Repeat the Sounding Joy
Text: Luke 3:7-18
Holidays make me nostalgic. Remember the good ole days when we did not have a collection of masks and bottles of hand sanitizer in our homes, littering our cars, and awaiting us at the entrance to the church? Remember the good ole days when we did not think twice about going to a movie theater or to a crowded concert or sitting inside a restaurant or attending a Christmas party and singing carols at the top of our lungs? Remember the good ole days when we debated the proper size and shape of the Christmas tree rather than whether we should get a vaccine that can keep us, our children, our grandchildren and our church friends alive?
On this Third Sunday of Advent, I’m not only thinking about the good ole days, I’m dreaming of a White Christmas, but, far, far more, I’m dreaming of a Post-Covid-Christmas. Can I get an Amen?!
And yet, even when that day does arrive, I am sure that John the Baptist will not make the final cut on anyone’s holiday party list. Neither will John be invited to sing a solo with the Cove choir or to stand in this pulpit and deliver the morning sermon.
It is not that John would be a boring party guest or that he would hesitate to sing with gusto or to preach with passion. It is more a matter that John is the guest most families feel compelled to invite to the holiday celebration all the while praying that he will decline.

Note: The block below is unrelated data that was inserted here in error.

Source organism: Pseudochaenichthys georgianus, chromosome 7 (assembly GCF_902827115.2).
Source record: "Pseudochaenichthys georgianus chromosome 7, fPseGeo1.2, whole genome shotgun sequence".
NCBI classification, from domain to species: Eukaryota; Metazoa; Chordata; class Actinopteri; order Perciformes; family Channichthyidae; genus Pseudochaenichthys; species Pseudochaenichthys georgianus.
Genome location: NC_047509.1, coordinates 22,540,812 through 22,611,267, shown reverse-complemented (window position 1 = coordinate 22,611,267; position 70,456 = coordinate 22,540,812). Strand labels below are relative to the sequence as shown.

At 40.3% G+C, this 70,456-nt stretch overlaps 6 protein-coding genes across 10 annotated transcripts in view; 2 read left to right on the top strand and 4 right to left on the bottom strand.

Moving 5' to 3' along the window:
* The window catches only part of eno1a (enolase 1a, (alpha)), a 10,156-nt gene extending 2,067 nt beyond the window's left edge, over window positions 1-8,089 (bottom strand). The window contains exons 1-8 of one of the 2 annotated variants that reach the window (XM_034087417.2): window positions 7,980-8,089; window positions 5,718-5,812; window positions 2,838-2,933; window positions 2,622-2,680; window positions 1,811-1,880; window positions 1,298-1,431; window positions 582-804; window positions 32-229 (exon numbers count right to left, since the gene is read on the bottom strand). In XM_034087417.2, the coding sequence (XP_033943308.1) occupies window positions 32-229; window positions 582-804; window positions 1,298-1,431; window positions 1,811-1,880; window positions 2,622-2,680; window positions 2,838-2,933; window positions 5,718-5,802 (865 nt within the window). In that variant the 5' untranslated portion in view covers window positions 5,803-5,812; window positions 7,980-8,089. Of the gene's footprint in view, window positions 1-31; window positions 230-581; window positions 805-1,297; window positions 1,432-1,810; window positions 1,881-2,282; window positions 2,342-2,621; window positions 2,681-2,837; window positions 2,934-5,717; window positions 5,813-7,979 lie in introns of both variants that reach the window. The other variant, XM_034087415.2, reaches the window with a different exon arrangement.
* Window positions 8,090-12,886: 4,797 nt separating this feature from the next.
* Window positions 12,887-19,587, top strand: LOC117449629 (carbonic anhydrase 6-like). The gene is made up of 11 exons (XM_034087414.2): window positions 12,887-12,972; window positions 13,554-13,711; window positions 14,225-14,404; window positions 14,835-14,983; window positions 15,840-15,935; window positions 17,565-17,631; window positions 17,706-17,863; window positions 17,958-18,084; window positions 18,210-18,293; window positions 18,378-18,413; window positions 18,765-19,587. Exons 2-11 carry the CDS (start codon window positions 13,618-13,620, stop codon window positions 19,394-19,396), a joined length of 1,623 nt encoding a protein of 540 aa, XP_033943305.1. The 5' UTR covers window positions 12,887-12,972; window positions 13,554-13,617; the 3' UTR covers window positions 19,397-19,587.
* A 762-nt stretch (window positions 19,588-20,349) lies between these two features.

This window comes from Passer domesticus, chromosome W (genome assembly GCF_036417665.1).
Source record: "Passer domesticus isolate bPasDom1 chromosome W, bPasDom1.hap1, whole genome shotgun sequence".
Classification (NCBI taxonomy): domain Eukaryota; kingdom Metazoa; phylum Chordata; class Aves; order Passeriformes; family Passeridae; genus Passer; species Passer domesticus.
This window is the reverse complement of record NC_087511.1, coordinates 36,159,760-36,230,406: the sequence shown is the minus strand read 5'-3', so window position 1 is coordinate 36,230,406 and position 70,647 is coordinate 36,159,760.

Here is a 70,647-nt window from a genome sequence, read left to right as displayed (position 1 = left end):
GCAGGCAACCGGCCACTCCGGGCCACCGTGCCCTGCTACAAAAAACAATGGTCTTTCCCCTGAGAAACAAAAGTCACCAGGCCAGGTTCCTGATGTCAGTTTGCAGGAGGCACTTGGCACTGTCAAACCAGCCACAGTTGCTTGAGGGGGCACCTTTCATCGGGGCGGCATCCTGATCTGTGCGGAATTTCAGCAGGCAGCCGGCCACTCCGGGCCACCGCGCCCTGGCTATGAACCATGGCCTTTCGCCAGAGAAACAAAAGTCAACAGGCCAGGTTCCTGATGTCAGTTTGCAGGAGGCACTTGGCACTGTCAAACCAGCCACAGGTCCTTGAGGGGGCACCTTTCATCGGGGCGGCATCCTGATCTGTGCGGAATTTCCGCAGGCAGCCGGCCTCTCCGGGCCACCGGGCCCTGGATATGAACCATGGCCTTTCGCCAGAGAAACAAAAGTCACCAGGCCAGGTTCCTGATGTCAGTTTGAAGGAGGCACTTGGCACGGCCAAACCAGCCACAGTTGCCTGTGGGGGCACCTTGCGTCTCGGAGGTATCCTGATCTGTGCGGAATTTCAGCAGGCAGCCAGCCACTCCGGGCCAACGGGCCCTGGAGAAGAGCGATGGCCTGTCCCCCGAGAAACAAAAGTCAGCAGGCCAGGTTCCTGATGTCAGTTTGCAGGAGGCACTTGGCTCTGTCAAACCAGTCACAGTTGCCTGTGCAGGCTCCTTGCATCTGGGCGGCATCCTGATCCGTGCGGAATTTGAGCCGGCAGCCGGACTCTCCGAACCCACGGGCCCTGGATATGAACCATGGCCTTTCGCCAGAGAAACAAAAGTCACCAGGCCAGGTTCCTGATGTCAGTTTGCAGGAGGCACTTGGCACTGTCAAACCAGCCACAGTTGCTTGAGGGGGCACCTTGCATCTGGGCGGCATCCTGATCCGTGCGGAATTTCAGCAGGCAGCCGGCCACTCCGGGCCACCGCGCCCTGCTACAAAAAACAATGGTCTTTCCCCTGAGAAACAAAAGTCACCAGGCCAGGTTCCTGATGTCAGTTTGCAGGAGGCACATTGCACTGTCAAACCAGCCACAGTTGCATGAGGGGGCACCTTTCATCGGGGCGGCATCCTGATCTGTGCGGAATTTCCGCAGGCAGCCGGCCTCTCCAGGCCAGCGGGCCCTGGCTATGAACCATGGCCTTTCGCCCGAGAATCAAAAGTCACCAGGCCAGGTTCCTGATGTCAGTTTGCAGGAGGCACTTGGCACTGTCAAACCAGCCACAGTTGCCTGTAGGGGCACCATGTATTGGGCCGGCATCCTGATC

Now, if John were not to get an invitation to the party, believe me, he would not be offended. Just listen to him preach for two minutes and you will see that he cares little about what his audience wants him to say and a great deal about what God is calling him to say. I mean, seriously, how many sermons have you ever heard, even hardcore Baptist fire and brimstone sermons, which begin with the preacher staring down the congregation and declaring, “You are a brood of vipers. Why in the world are you here?!”? Merry Christmas!
I want to know who in the church decided that John’s sermon in Luke 3 is the perfect gift for us to open on this Advent celebration of joy Sunday. Given the Grinch-like times in which you and I live and the endless fussing about everything from mandates to background checks to reproductive rights, I, for one would love to hear a rousing chorus of “Joy to World” far more than listen to this looney lunatic barking out more woes to add to an already long list.
Surely no one would fault us if we just happened to “forget” to invite John today. I can think of plenty of Scripture verses that warm the heart and bring good cheer to the soul without inviting Mr. Sour-Puss to the party. Maybe we all can revel in joy while John and the Grinch go grab some grub.
Well, that is where I started my journey with John this week. It is definitely not where I have ended. I have ended the journey not in Nellysford or in Covesville, not in North Garden or in Charlottesville, but miles and centuries away, pushing my way through a crowd gathered down by the riverside to lay my eyes on this odd duck and to listen to someone who actually has more joy to offer than I have room to take in. Who would miss John if he were not invited to church today? I would, for one.
Maybe I need to explain. After John opens his sermon with an insult and a lecture to his river congregation telling them to stop thinking themselves so special, no one turns on him, no one shouts him down, and no one shakes their heads, and calls for a cab. Instead, they ask John a question that I have probably been asked more than any other question in my ministry when people come face to face with the awe-filled call of God on their lives, “What then should we do?”